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Sexual Healing in The Sessions: An interview with John Hawkes (Published: Georgia Straight)

the sessionsTORONTO—WHEN IT COMES to movies about sex, The Sessions comes closer than most to approximating the actual experience. It’s emotionally as well as physically explicit about what happens when coitus happens. So it’s sexy, yes, but be forewarned: you might also feel other, more complicated things.

The Sessions (opening Friday [November 2]) is neither a disease-of-the-month movie nor an artsy interpretation of disability nor a vehicle for actors with Oscar aspirations—though both the leads, John Hawkes and Helen Hunt, are sure to be awards-season contenders.

Hawkes, who often specializes in frightening and often murderous characters, here plays real-life protagonist Mark O’Brien, a childhood polio sufferer who was mostly paralyzed and spent his life on a gurney and in an iron lung.

Of his many disadvantages, O’Brien, who had a degree from UC Berkeley and was a published essayist, considered his virginity to be the most egregious. So, at 38 years old, he hired Cheryl, a sex surrogate (played by Hunt), to correct the situation.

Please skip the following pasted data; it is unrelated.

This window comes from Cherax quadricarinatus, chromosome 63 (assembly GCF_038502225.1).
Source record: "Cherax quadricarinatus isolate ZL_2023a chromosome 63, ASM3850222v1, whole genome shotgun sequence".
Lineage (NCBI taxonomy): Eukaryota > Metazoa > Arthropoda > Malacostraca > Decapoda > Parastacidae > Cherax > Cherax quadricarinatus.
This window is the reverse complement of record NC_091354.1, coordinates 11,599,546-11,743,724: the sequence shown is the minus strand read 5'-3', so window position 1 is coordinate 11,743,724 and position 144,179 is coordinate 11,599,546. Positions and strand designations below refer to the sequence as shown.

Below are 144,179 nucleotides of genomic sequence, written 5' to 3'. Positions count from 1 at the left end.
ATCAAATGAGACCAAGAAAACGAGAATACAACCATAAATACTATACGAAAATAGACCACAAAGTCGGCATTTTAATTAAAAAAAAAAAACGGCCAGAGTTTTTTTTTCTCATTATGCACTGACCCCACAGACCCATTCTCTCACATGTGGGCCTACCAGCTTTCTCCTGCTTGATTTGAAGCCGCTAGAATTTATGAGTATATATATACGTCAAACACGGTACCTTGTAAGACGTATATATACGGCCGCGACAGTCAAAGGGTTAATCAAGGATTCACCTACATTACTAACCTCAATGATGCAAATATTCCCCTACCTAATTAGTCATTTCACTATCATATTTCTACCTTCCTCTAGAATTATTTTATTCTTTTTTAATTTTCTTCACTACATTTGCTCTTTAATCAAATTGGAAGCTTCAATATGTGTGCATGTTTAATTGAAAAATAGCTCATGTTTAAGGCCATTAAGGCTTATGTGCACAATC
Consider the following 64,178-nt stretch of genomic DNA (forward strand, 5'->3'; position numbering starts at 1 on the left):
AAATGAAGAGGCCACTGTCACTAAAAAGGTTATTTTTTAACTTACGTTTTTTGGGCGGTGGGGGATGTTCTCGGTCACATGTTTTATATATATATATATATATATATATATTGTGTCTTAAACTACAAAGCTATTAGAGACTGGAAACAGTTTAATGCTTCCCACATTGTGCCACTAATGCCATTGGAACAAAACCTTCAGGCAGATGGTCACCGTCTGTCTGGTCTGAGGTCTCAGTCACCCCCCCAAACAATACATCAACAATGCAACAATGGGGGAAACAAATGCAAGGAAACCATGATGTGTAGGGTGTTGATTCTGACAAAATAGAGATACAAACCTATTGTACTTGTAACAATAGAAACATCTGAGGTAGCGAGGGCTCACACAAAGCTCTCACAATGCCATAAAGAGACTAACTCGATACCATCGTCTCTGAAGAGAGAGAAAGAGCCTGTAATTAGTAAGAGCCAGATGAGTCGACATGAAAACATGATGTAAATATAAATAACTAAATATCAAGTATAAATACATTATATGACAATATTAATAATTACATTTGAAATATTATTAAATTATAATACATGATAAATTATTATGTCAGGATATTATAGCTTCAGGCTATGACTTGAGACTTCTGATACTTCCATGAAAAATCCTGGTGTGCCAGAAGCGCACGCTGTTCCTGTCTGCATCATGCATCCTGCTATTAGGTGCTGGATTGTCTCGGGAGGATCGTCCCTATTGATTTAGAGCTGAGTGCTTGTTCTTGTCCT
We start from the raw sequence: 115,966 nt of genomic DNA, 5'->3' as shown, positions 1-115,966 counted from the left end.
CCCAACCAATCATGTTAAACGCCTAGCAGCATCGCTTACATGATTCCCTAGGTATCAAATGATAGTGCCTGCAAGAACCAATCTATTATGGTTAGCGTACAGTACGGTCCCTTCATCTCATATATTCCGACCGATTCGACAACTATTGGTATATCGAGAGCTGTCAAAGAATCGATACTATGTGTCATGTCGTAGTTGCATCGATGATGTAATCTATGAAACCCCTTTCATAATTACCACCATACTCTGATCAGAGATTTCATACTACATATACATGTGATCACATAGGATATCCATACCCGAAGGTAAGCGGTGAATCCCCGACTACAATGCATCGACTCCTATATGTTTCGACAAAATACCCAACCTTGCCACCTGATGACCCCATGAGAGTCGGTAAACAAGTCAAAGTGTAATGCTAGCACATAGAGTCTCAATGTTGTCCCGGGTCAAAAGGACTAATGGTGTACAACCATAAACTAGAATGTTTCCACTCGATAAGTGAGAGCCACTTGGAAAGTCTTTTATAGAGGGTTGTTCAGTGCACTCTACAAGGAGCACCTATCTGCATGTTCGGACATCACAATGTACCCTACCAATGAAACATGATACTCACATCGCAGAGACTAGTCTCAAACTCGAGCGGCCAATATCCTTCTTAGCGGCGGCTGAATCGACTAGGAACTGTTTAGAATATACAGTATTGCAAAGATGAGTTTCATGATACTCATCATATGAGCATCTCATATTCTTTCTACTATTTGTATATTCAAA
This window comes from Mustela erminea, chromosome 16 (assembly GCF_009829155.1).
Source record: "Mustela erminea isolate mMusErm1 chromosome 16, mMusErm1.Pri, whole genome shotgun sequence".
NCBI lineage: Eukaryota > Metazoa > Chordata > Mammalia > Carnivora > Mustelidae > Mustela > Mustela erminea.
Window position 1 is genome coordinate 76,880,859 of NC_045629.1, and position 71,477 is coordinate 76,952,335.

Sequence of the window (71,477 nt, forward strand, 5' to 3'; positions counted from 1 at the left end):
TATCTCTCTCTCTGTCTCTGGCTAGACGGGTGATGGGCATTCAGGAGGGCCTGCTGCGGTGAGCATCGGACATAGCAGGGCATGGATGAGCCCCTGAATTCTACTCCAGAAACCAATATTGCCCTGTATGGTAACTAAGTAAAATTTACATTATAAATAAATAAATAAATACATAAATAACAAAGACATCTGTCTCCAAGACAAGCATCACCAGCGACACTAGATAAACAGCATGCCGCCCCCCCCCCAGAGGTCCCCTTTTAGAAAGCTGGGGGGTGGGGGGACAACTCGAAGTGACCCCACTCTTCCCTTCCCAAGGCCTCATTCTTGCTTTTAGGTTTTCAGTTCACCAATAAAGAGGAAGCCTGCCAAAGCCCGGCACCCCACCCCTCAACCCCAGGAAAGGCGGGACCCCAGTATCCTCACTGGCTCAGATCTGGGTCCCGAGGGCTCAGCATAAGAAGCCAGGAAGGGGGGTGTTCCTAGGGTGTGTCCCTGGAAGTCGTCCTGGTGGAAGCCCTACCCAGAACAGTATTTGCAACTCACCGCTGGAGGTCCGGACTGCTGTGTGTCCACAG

O’Brien, who died in 1999 at age 49, was the subject of a 1996 Oscar-winning documentary (Breathing Lessons: The Life and Work of Mark O’Brien, by Jessica Yu). Ben Lewin, the Australian writer-director of The Sessions, is himself a polio survivor. His script is adapted, quite faithfully, from O’Brien’s autobiographical essay “On Seeing a Sex Surrogate” as well as his book How I Became a Human Being: A Disabled Man’s Quest for Independence. Read article here.